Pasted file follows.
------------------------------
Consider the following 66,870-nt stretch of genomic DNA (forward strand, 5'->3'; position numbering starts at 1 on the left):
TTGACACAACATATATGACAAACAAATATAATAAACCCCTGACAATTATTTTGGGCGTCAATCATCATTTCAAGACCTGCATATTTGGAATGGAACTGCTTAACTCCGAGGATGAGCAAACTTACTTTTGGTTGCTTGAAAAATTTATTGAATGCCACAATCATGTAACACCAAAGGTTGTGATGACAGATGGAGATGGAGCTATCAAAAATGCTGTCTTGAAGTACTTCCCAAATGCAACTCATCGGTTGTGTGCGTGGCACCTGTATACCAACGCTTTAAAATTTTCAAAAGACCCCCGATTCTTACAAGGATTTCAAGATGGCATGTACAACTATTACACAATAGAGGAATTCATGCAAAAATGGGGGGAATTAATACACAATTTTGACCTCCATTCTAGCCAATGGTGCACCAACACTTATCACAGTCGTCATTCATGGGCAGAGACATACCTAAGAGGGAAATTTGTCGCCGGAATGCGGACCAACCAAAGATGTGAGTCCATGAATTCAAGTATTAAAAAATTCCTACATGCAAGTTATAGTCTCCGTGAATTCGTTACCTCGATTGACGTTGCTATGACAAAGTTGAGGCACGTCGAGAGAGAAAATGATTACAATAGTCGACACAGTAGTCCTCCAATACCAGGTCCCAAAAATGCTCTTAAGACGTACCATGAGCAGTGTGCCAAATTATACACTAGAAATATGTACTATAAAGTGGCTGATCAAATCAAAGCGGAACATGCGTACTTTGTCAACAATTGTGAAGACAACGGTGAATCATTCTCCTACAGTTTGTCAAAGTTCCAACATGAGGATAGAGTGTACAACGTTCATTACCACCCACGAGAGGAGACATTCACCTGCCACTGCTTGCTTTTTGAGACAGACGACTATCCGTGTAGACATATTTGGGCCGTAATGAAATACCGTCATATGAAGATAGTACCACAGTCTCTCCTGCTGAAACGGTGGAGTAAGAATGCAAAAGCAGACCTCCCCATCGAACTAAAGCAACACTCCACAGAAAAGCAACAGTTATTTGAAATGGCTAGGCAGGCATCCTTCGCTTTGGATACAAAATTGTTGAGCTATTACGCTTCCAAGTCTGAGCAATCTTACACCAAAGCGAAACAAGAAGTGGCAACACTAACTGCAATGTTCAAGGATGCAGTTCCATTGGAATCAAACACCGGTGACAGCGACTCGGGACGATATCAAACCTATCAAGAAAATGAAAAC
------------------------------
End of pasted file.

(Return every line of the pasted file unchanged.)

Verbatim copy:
Consider the following 66,870-nt stretch of genomic DNA (forward strand, 5'->3'; position numbering starts at 1 on the left):
TTGACACAACATATATGACAAACAAATATAATAAACCCCTGACAATTATTTTGGGCGTCAATCATCATTTCAAGACCTGCATATTTGGAATGGAACTGCTTAACTCCGAGGATGAGCAAACTTACTTTTGGTTGCTTGAAAAATTTATTGAATGCCACAATCATGTAACACCAAAGGTTGTGATGACAGATGGAGATGGAGCTATCAAAAATGCTGTCTTGAAGTACTTCCCAAATGCAACTCATCGGTTGTGTGCGTGGCACCTGTATACCAACGCTTTAAAATTTTCAAAAGACCCCCGATTCTTACAAGGATTTCAAGATGGCATGTACAACTATTACACAATAGAGGAATTCATGCAAAAATGGGGGGAATTAATACACAATTTTGACCTCCATTCTAGCCAATGGTGCACCAACACTTATCACAGTCGTCATTCATGGGCAGAGACATACCTAAGAGGGAAATTTGTCGCCGGAATGCGGACCAACCAAAGATGTGAGTCCATGAATTCAAGTATTAAAAAATTCCTACATGCAAGTTATAGTCTCCGTGAATTCGTTACCTCGATTGACGTTGCTATGACAAAGTTGAGGCACGTCGAGAGAGAAAATGATTACAATAGTCGACACAGTAGTCCTCCAATACCAGGTCCCAAAAATGCTCTTAAGACGTACCATGAGCAGTGTGCCAAATTATACACTAGAAATATGTACTATAAAGTGGCTGATCAAATCAAAGCGGAACATGCGTACTTTGTCAACAATTGTGAAGACAACGGTGAATCATTCTCCTACAGTTTGTCAAAGTTCCAACATGAGGATAGAGTGTACAACGTTCATTACCACCCACGAGAGGAGACATTCACCTGCCACTGCTTGCTTTTTGAGACAGACGACTATCCGTGTAGACATATTTGGGCCGTAATGAAATACCGTCATATGAAGATAGTACCACAGTCTCTCCTGCTGAAACGGTGGAGTAAGAATGCAAAAGCAGACCTCCCCATCGAACTAAAGCAACACTCCACAGAAAAGCAACAGTTATTTGAAATGGCTAGGCAGGCATCCTTCGCTTTGGATACAAAATTGTTGAGCTATTACGCTTCCAAGTCTGAGCAATCTTACACCAAAGCGAAACAAGAAGTGGCAACACTAACTGCAATGTTCAAGGATGCAGTTCCATTGGAATCAAACACCGGTGACAGCGACTCGGGACGATATCAAACCTATCAAGAAAATGAAAAC